Thursday, January 23, 2014

Experimental Grocery Bag Garden

And here it is...Our "Grocery Bag Garden"!  As mentioned in my last post, we are renting a home here in sunny San Diego, so our best option for growing food is via container garden.  My husband challenged me to do this on a super tight budget of less than $50.  Since we had saved seeds from last year's garden, seed cost didn't count in the budget.   After hours of looking for inexpensive containers, I found some fabric "containers" called Smart Pots on Amazon and even found those to be pricey for what they were.

So, I started thinking about what I already had on hand that resembled the Smart Pots and thought about the fact that I have TONS of fabric grocery bags, many that I received free from the grocery store or as a free "goodie bag" from Half Marathon races I ran.  So I thought, why not use them?!  They allow water to seep through the sides so the plants can never be over watered.  However, I do need to remember to water them every day. These are not "self watering bags" as I wish they were ;-)

We started all of our seeds in a seed tray which you can buy for around $10 from Home Depot or Lowes.  You can also recycle your egg cartons, or borrow them from a neighbor that eats eggs.  Put Organic potting soil in them and place one seed in each egg place.  I used Miracle Gro Organic Potting Soil for Vegetable container gardens.  It's not the best, but it works for people who want to keep it simple in the beginning.   You can also make your own soil by mixing together separately purchased bags of Humus (not to be confused with Hummus that we eat!), Azomite, Vermiculite, Worm Castings, and Compost.  So some of our grocery bag containers will have the Miracle Gro and some will have the soil mix.  I know the Miracle Gro soil will eventually need to be topped off with some of my soil mix as the nutrients deplete.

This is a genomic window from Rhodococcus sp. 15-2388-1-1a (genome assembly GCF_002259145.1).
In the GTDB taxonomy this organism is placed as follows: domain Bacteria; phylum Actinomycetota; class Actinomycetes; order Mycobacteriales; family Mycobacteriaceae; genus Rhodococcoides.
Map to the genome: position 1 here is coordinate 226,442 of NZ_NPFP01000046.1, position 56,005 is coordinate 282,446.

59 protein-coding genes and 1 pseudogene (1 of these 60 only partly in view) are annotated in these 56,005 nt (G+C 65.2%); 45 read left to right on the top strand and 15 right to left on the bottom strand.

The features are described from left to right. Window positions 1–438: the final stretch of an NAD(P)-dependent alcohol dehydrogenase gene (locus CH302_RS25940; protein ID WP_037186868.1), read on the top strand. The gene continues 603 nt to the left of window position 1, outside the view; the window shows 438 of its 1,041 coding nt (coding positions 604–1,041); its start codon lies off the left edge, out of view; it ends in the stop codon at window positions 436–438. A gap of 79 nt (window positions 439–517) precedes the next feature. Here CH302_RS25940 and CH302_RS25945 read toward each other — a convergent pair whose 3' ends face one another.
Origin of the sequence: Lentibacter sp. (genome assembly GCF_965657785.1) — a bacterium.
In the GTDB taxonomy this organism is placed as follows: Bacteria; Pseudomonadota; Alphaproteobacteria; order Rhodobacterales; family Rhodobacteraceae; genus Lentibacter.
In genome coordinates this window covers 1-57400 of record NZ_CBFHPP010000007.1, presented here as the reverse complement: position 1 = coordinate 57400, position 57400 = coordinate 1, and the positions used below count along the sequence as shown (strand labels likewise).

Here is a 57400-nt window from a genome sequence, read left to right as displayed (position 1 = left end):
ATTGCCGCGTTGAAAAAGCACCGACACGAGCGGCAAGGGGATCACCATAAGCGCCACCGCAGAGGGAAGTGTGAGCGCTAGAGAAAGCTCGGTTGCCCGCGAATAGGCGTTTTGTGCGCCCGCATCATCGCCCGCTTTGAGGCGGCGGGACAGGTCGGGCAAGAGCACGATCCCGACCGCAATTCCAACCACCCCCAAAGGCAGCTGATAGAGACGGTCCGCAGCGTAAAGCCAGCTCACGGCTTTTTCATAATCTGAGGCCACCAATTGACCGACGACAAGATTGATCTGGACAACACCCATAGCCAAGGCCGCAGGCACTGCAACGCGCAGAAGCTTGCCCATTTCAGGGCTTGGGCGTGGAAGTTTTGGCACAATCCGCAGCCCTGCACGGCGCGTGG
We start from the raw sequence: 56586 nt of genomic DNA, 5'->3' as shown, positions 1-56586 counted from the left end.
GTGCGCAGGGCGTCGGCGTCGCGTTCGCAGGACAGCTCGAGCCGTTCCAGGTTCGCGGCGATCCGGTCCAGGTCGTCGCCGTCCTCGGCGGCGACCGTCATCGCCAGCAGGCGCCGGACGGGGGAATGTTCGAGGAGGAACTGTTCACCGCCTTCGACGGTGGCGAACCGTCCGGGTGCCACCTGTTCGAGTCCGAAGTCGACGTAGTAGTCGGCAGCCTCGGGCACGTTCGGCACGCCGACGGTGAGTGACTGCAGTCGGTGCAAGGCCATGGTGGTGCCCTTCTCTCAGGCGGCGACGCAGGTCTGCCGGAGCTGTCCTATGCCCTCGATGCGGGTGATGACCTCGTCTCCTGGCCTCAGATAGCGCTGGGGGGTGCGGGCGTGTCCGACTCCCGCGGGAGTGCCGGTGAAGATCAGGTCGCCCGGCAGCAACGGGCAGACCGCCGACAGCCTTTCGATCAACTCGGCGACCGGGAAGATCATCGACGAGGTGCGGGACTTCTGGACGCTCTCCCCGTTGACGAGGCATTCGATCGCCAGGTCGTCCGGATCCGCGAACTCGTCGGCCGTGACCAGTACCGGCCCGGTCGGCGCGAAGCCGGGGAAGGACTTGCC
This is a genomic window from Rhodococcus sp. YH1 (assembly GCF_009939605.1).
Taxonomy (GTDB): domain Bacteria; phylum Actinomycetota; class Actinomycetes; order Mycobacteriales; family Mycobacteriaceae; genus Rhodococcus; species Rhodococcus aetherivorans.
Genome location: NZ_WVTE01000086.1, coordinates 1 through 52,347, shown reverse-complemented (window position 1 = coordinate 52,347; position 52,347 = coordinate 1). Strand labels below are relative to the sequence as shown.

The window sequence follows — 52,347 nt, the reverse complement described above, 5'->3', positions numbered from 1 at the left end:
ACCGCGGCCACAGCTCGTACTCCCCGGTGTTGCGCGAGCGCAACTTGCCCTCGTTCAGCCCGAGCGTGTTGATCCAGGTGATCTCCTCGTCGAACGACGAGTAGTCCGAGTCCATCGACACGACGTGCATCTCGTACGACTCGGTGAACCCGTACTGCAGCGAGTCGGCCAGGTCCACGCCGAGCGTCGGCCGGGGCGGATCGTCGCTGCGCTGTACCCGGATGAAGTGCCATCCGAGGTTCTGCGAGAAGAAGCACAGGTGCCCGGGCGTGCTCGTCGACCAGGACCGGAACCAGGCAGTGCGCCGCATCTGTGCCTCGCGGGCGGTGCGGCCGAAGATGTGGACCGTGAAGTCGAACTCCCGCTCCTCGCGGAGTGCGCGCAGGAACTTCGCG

My husband planted some of the seedlings into the ground, which I warned him was a bad idea for three reasons.  1. The soil is most definitely lacking nutrients (and may contain chemicals!), as apparent by the near death of our existing rose garden.  2. The dog will definitely pee and poo on them.   3. The garden/landscaping crew will eventually forget that the plants are food/ mistake them for weeds, at which time they will be plucked and tossed....which actually already happened.

Let's see which group of seedlings does the best over the Winter/Spring seasons.  If you found this idea helpful please leave a comment in the comments section below this post.  You can also follow me on Facebook.

1 comment:

Mary Preston said...

It's great that all the family help and work in the garden! Our 3 year old is an excellent digger and weeder:-)